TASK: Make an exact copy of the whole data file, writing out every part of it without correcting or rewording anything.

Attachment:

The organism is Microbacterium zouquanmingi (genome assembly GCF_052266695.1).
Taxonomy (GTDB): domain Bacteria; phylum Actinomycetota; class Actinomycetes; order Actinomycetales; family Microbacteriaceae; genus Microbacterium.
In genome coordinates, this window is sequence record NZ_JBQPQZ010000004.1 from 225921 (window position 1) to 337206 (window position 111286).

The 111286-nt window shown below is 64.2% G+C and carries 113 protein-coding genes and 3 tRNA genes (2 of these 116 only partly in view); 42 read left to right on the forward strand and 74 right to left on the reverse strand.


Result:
The organism is Microbacterium zouquanmingi (genome assembly GCF_052266695.1).
Taxonomy (GTDB): domain Bacteria; phylum Actinomycetota; class Actinomycetes; order Actinomycetales; family Microbacteriaceae; genus Microbacterium.
In genome coordinates, this window is sequence record NZ_JBQPQZ010000004.1 from 225921 (window position 1) to 337206 (window position 111286).

The 111286-nt window shown below is 64.2% G+C and carries 113 protein-coding genes and 3 tRNA genes (2 of these 116 only partly in view); 42 read left to right on the forward strand and 74 right to left on the reverse strand.